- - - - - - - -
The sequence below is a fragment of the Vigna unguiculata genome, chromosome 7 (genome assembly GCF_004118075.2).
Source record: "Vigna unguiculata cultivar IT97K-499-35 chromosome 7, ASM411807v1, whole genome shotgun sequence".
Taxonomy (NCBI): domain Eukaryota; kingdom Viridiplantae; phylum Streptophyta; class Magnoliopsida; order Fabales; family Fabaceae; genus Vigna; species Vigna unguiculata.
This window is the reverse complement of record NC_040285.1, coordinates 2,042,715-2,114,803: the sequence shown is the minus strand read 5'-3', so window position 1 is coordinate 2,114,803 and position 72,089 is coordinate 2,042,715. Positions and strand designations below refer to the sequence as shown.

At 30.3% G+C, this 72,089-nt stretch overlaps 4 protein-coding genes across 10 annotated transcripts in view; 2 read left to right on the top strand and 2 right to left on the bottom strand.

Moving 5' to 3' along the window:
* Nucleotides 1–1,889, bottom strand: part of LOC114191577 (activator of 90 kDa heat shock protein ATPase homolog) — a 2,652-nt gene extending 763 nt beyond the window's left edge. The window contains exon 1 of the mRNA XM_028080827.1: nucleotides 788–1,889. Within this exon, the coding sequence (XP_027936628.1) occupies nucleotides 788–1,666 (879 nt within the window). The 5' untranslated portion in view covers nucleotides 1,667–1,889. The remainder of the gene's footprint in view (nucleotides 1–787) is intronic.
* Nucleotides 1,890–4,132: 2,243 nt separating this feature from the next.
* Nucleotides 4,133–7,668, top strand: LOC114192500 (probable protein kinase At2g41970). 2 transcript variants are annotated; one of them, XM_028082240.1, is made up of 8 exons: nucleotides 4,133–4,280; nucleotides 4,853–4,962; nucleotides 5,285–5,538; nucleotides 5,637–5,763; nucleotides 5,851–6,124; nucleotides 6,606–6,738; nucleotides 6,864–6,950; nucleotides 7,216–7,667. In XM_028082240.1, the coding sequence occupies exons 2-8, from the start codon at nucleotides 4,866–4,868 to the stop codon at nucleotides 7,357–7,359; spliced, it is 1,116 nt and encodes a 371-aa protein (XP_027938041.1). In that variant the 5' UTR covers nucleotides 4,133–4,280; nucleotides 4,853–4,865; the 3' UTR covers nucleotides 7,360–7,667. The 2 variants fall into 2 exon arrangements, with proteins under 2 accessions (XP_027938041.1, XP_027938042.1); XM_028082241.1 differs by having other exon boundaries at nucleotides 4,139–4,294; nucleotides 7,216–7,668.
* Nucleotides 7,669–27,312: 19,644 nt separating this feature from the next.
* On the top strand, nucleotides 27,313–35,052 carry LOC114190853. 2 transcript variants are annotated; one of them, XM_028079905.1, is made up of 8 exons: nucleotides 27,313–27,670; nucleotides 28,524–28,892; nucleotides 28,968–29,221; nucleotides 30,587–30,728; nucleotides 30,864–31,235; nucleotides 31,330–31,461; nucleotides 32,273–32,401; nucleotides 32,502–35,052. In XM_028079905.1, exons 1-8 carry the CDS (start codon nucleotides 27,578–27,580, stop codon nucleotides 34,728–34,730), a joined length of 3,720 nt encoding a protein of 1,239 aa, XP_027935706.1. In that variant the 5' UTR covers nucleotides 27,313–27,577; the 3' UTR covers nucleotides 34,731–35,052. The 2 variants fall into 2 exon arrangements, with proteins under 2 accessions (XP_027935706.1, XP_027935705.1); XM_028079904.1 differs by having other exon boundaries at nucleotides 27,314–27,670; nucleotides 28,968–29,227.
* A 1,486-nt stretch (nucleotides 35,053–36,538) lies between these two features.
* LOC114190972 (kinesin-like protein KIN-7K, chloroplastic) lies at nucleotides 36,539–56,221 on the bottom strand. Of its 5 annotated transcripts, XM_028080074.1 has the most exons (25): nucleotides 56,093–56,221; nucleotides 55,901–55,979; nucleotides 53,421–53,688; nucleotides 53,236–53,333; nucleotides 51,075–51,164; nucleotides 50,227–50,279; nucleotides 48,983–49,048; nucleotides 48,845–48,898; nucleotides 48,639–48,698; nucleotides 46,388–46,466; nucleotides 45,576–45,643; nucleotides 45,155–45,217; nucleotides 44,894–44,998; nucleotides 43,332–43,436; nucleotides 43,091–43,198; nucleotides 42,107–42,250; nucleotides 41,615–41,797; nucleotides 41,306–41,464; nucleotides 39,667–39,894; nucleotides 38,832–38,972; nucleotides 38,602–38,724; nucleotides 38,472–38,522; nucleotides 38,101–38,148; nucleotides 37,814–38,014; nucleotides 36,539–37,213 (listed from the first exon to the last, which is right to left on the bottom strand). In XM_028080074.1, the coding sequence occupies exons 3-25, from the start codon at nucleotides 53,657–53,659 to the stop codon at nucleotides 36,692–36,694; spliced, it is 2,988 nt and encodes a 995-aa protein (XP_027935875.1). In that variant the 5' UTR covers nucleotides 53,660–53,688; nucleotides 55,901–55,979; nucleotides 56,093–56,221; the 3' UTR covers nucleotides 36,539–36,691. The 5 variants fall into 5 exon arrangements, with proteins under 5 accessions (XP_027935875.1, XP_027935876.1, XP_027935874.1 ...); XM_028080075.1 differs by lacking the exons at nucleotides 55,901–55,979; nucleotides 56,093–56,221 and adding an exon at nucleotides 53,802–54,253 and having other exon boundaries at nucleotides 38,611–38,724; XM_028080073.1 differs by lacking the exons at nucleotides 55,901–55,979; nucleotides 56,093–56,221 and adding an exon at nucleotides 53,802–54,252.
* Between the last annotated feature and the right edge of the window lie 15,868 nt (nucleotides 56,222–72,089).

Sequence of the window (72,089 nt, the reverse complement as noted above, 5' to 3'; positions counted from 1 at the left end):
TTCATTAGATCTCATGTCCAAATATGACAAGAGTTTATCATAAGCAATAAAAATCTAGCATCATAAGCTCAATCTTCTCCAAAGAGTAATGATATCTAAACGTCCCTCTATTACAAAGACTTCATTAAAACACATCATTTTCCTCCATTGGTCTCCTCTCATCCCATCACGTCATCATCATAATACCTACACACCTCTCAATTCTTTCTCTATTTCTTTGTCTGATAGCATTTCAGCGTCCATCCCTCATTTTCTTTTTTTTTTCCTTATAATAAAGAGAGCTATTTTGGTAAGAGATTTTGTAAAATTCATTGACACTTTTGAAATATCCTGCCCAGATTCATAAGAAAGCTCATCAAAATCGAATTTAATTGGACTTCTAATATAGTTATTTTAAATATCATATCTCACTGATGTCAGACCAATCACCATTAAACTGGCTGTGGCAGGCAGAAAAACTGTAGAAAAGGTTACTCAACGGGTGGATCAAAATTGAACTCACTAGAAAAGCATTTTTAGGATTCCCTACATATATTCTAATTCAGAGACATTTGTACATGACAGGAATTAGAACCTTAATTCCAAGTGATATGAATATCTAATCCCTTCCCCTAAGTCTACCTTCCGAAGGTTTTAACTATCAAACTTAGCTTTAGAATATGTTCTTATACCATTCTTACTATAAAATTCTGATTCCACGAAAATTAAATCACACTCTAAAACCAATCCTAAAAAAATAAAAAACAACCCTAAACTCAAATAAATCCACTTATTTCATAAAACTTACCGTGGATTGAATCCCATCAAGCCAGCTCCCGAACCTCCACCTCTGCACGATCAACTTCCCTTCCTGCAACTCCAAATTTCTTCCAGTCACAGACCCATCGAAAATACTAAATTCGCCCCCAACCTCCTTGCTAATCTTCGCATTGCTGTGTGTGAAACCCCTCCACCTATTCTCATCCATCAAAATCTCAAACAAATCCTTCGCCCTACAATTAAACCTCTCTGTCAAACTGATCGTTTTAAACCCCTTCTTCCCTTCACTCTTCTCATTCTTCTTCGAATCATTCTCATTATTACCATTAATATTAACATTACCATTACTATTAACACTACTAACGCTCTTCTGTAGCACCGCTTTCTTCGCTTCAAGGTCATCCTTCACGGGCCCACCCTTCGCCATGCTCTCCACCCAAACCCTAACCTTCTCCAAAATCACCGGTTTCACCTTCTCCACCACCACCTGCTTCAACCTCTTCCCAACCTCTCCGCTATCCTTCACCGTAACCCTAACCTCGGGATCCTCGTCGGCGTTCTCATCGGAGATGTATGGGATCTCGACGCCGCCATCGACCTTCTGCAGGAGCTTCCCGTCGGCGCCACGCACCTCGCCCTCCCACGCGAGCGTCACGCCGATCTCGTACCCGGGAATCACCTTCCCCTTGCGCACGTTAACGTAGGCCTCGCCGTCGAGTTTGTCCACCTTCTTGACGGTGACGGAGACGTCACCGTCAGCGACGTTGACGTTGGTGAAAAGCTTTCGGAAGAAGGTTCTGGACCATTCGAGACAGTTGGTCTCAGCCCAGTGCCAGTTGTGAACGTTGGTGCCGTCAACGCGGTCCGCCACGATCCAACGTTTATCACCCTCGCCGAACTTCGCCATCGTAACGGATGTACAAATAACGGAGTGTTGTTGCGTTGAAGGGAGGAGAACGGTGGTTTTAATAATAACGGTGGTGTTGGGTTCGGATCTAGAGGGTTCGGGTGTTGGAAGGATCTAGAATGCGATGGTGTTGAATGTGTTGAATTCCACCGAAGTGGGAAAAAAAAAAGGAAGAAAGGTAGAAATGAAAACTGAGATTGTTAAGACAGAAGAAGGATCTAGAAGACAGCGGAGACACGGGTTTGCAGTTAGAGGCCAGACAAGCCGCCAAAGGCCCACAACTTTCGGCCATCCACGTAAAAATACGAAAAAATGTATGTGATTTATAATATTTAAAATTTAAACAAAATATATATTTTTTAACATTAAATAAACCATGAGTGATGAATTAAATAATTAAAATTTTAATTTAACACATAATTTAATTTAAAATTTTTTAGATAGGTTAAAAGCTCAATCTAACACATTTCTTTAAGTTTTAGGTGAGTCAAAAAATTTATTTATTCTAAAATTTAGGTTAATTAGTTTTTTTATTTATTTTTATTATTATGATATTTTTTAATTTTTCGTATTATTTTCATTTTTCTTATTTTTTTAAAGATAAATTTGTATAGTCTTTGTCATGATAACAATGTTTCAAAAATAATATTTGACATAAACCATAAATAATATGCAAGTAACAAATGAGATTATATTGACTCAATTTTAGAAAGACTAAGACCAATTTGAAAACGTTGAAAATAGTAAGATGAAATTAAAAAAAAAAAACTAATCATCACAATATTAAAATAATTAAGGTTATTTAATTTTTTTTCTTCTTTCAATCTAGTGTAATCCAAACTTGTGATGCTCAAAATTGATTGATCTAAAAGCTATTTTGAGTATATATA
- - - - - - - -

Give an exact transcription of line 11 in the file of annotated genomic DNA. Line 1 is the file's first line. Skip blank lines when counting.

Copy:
* On the top strand, nucleotides 27,313–35,052 carry LOC114190853. 2 transcript variants are annotated; one of them, XM_028079905.1, is made up of 8 exons: nucleotides 27,313–27,670; nucleotides 28,524–28,892; nucleotides 28,968–29,221; nucleotides 30,587–30,728; nucleotides 30,864–31,235; nucleotides 31,330–31,461; nucleotides 32,273–32,401; nucleotides 32,502–35,052. In XM_028079905.1, exons 1-8 carry the CDS (start codon nucleotides 27,578–27,580, stop codon nucleotides 34,728–34,730), a joined length of 3,720 nt encoding a protein of 1,239 aa, XP_027935706.1. In that variant the 5' UTR covers nucleotides 27,313–27,577; the 3' UTR covers nucleotides 34,731–35,052. The 2 variants fall into 2 exon arrangements, with proteins under 2 accessions (XP_027935706.1, XP_027935705.1); XM_028079904.1 differs by having other exon boundaries at nucleotides 27,314–27,670; nucleotides 28,968–29,227.